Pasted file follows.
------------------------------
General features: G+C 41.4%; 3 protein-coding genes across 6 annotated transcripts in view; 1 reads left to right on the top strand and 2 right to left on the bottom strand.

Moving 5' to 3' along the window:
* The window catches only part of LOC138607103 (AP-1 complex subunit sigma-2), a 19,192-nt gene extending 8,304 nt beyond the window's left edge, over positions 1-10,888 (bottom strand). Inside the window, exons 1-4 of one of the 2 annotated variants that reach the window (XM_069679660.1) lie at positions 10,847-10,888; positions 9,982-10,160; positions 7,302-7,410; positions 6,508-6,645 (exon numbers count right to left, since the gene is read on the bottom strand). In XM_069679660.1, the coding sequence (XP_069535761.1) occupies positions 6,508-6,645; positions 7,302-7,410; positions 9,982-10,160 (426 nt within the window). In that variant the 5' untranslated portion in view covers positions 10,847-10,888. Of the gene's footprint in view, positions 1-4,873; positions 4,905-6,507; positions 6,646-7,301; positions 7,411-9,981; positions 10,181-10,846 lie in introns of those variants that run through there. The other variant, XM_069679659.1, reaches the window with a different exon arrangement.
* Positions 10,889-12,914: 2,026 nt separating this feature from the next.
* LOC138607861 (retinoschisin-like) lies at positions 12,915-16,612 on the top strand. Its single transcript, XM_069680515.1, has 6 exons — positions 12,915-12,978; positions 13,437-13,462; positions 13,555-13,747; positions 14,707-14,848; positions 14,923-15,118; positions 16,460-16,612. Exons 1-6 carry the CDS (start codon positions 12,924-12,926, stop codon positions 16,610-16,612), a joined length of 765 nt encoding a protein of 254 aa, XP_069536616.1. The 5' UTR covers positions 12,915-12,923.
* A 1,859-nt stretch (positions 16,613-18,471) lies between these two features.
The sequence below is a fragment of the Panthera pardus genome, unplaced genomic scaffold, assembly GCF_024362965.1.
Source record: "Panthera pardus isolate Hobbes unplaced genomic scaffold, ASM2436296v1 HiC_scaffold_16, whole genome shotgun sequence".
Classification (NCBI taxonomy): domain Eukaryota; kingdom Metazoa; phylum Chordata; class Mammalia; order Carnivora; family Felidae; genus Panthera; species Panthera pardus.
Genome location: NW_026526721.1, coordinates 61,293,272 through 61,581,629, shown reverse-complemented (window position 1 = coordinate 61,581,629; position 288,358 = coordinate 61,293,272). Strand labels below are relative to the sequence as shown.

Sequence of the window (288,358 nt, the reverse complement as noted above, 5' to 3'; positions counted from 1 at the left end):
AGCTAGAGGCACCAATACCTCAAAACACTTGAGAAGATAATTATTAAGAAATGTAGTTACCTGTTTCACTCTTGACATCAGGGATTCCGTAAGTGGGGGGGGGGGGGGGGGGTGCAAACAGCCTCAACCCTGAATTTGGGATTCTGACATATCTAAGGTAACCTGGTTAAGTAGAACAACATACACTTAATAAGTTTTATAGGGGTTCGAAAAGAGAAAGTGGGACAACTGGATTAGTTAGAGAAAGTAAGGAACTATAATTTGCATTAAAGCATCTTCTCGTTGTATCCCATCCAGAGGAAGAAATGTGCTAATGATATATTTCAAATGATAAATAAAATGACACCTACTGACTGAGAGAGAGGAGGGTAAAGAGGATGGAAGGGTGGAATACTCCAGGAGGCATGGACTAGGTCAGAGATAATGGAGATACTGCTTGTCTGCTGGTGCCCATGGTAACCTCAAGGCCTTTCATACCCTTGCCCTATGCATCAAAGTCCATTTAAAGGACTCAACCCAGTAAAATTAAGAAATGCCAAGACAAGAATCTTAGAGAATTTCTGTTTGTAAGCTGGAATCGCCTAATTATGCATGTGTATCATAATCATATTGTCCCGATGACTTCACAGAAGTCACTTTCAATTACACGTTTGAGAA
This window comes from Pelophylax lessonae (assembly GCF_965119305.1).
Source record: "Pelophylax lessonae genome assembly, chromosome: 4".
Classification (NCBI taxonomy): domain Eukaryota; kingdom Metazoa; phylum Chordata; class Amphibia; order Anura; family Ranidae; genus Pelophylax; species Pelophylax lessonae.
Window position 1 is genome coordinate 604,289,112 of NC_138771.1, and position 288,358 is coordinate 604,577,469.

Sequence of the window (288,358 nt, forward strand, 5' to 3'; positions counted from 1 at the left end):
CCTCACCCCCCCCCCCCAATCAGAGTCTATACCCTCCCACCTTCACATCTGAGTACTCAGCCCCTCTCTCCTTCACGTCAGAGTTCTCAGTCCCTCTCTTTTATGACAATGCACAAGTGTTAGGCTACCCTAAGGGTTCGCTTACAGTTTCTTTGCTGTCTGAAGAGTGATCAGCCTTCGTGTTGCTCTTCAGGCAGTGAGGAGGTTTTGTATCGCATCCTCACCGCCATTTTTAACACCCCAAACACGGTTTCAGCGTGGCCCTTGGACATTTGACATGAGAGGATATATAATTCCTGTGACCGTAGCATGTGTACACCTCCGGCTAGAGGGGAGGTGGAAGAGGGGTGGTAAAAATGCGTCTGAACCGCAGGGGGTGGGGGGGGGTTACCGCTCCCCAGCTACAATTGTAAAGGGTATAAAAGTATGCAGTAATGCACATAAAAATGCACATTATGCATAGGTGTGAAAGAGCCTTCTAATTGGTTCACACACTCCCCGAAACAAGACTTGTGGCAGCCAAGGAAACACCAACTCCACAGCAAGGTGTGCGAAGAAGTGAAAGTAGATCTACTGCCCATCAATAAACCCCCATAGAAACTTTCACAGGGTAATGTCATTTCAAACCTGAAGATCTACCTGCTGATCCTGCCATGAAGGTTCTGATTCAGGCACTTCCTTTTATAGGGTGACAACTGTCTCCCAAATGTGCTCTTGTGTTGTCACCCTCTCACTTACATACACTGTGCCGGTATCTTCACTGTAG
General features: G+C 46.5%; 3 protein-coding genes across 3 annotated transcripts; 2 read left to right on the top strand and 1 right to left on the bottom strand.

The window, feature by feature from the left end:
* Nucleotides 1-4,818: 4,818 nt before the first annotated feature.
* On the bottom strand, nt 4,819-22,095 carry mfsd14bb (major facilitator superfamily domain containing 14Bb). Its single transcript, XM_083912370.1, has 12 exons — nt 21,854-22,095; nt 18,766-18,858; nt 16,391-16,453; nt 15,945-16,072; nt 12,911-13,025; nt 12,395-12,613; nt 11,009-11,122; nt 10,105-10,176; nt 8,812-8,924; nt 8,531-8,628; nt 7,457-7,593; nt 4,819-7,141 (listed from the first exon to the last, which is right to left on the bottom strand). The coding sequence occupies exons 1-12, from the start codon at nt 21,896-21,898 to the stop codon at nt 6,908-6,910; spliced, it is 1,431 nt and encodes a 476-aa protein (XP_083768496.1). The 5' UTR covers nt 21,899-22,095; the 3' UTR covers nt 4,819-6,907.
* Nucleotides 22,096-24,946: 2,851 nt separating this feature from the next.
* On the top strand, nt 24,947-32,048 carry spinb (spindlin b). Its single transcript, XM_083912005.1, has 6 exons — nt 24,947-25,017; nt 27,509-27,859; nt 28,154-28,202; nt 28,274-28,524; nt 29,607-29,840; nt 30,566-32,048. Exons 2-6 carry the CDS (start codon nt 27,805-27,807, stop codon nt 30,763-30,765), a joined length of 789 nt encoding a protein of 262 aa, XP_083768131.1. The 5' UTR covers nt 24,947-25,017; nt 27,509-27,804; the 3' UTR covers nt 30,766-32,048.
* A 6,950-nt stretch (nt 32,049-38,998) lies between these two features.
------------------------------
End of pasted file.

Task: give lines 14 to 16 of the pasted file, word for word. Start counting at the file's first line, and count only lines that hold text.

Source record: "Pelophylax lessonae genome assembly, chromosome: 4".
Classification (NCBI taxonomy): domain Eukaryota; kingdom Metazoa; phylum Chordata; class Amphibia; order Anura; family Ranidae; genus Pelophylax; species Pelophylax lessonae.
Window position 1 is genome coordinate 604,289,112 of NC_138771.1, and position 288,358 is coordinate 604,577,469.